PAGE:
The advice of professional acousticians can be hard to evaluate on paper — but what if you could actually hear the results of their work before building starts?
"If you have a recording space that is 100 square metres and four metres high, and you tell the client 'You're gonna have a 0.7 second reverberation time, is that OK for you?', the client usually says 'I don't know. How does it sound?' Because it's hard to relate these kinds of numbers to a sound, even for some professionals. They can say 'I like that room, that sounds great.' But is it 0.6? Is it 1 second? It makes it a lot easier to actually listen to it."
Gabriel Hauser is explaining the motivation behind the AcousticLab, an innovative tool developed by the acousticians and studio design team at the Walters-Storyk Design Group. The idea is that clients no longer have to make choices on the basis of visual mock-ups and dry data. Instead, they can actually hear what WSDG's work will achieve, and audition different choices that are better made at the design stage than after the fact.
"Let's say you have a client here and you want to discuss materials for the ceiling treatment, for example," continues WSDG's Dirk Noy. "You have a choice between the expensive ceiling cloud, which is super reflective or super absorptive, a medium-priced version, and a cheap version that the carpenter from around the corner could make. You can have the client make a decision based on numbers and graphs, but you can also have them listen to it. We can model all the three cases, and we can have an intelligent conversation about it. The thinking behind it is that we can have the dialogue with people that have no acoustical background, and don't know the terminology, but they still know how to listen."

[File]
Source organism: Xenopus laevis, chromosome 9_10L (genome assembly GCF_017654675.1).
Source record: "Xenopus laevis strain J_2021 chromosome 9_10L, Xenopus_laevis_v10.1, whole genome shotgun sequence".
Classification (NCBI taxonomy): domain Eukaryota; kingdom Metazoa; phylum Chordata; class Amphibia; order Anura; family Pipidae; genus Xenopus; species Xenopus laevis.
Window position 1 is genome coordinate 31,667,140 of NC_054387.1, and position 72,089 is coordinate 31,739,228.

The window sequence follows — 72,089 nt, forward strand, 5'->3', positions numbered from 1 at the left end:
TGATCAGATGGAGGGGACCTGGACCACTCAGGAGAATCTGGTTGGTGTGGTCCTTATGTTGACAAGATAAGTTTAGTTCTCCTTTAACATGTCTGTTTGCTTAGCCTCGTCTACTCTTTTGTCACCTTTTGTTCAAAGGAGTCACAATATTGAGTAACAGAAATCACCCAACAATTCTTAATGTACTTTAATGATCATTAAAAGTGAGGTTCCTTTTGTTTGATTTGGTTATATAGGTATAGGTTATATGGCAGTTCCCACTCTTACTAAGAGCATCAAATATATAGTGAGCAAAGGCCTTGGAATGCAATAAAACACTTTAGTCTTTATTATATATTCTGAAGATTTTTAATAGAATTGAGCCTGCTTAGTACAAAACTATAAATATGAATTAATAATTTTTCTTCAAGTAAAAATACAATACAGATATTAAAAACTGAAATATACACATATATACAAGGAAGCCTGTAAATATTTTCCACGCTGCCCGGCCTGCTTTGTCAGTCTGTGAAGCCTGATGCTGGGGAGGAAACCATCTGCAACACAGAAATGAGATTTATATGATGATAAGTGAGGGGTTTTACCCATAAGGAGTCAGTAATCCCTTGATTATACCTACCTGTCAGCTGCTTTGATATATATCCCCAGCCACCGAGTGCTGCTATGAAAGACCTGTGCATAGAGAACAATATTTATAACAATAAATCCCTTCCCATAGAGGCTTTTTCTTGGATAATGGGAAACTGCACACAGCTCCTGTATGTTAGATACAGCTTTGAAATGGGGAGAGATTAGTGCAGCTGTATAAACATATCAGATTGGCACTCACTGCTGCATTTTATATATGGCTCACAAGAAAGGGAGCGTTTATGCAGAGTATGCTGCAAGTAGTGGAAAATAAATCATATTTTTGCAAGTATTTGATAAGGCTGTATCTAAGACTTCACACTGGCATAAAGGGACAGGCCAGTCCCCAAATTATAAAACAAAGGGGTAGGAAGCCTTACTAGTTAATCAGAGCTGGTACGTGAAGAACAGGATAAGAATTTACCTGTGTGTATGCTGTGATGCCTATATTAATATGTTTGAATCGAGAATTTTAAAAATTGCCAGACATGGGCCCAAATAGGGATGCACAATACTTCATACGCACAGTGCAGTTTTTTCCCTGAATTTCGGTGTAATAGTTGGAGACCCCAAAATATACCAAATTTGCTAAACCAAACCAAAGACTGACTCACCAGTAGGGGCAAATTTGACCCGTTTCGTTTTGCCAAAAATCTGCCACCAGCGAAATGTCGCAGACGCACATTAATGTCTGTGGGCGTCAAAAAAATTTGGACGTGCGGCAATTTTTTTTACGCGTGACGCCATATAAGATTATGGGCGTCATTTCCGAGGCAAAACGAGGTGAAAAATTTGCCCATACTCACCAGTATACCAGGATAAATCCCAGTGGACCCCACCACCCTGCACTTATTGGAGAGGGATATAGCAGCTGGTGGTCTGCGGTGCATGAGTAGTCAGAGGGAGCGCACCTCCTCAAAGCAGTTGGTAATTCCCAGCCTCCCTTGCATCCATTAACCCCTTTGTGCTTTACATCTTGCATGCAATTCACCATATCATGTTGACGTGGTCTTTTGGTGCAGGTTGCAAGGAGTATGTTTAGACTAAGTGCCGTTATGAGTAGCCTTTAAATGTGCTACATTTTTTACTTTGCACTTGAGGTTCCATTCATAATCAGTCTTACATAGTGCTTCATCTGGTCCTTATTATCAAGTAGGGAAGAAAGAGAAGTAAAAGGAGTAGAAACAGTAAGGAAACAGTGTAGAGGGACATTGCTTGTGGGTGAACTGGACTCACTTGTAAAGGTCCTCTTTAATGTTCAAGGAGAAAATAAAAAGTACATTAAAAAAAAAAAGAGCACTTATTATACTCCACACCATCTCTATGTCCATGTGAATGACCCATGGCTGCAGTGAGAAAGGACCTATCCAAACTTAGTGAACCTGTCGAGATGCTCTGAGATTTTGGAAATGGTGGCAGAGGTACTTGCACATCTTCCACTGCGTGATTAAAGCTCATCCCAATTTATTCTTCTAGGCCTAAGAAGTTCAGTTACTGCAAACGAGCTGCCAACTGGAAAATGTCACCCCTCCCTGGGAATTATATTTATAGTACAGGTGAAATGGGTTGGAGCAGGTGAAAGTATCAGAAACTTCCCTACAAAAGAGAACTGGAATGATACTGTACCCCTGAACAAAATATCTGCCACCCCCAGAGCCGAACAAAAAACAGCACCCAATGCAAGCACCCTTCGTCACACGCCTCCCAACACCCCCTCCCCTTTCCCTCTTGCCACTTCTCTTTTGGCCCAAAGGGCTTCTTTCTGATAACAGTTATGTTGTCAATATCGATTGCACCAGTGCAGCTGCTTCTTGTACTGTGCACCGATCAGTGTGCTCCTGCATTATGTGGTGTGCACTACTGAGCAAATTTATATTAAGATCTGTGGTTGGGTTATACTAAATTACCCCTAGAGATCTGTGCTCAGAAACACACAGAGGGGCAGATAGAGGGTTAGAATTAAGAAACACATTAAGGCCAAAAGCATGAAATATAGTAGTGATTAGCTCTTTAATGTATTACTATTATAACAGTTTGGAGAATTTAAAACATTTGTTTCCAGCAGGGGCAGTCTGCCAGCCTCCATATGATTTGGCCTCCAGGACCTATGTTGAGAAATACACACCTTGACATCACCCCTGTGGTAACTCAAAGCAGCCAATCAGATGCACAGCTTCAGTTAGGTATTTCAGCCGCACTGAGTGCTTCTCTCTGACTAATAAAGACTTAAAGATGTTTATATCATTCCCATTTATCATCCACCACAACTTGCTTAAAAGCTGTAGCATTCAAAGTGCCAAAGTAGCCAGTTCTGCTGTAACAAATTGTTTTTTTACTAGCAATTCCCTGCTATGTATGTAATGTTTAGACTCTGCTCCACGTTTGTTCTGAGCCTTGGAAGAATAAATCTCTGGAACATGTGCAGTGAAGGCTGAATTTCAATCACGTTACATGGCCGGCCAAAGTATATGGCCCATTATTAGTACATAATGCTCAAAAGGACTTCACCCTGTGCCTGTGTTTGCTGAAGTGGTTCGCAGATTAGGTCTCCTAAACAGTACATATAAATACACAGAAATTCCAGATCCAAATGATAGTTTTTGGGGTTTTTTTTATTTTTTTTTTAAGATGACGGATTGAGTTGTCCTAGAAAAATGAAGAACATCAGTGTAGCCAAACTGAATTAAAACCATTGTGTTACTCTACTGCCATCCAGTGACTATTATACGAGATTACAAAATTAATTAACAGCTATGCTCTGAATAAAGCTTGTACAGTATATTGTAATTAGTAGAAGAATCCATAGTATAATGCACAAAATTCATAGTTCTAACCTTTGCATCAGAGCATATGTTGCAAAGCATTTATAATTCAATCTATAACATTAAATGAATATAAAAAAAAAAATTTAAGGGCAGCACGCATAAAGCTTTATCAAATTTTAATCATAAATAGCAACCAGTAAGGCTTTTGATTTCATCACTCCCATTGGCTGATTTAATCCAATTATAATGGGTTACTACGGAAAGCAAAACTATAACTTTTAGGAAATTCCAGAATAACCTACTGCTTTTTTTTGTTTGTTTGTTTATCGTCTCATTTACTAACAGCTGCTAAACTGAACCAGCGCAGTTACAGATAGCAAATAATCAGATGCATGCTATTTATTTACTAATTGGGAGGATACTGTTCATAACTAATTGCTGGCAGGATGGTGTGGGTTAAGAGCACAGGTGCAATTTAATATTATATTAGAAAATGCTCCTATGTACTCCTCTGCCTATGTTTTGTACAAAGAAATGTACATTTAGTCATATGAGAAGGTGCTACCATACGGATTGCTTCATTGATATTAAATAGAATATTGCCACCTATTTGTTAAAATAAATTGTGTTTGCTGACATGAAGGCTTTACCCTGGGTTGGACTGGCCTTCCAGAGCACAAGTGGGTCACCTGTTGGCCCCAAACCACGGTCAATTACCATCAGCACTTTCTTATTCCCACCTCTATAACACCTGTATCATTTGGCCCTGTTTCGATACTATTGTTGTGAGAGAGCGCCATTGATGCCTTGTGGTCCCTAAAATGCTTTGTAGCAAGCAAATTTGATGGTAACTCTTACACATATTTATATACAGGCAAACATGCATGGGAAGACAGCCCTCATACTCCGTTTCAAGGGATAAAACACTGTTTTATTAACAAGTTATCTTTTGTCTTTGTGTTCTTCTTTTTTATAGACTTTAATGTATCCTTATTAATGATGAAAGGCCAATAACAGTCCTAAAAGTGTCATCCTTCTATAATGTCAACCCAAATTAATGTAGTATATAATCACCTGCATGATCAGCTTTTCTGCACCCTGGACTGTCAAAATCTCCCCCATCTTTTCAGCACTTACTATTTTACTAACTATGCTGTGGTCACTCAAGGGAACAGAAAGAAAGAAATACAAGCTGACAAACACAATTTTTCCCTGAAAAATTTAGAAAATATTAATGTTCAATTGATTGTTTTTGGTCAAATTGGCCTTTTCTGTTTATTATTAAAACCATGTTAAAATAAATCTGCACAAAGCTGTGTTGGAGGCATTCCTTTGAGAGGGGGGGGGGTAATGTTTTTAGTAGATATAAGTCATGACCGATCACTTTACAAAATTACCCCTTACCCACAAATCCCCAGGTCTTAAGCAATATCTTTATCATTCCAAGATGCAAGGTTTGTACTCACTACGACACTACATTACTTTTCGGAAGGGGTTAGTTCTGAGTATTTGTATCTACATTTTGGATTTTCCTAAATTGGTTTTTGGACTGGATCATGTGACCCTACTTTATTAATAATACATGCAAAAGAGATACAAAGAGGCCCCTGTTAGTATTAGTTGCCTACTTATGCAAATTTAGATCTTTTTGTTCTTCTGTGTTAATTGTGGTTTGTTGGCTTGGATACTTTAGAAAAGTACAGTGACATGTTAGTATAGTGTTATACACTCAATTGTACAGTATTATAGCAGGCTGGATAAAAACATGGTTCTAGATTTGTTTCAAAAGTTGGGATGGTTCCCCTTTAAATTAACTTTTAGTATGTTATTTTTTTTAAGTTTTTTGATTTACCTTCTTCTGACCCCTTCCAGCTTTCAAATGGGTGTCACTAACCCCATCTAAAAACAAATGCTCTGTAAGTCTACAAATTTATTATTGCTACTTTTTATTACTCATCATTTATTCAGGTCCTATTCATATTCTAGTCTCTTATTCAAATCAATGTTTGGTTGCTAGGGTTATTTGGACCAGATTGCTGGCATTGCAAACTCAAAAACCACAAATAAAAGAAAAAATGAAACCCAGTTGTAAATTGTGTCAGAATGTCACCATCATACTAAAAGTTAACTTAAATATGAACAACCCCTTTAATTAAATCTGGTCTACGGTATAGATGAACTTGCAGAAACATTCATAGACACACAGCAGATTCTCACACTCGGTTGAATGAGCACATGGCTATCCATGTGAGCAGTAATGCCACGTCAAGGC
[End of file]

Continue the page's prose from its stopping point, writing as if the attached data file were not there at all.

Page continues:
At present, there are three AcousticLabs, located in New York, Berlin and Basel. I visited Gabriel and Dirk at the Swiss site, to experience the lab for myself and find out more about how it works.
Acoustical simulatons of one sort or another have actually been around for a surprisingly long time. From the 1930s onwards, the acoustic properties of a building would be tested by constructing a miniature version of that building in scales of 20:1, 10:1 or even 8:1. High-frequency test signals would then be fed into these models. "People built little scale models and took measurements in them," says Dirk. "It had a tiny source, usually a spark generator; you had little receivers with microphones and then you could measure and then scale the measurement result and learn something about the absorption characteristics, reverb times et cetera of that space. And it's still being done for bigger projects."
Dirk Noy: "The thinking behind it is that we can have the dialogue with people that have no acoustical background, and don't know the terminology, but they still know how to listen.
There are, however, obvious drawbacks to this approach. For one thing, the need to scale the results down by a factor of 10 or 12 means that you need to generate and record test signals that extend to 30 to 40 kHz, and even then, you won't learn much about how the real building will behave at frequencies higher than 3 or 4 kHz. For another, it's expensive and time consuming, as Dirk relates: "Unfortunately, when you have...
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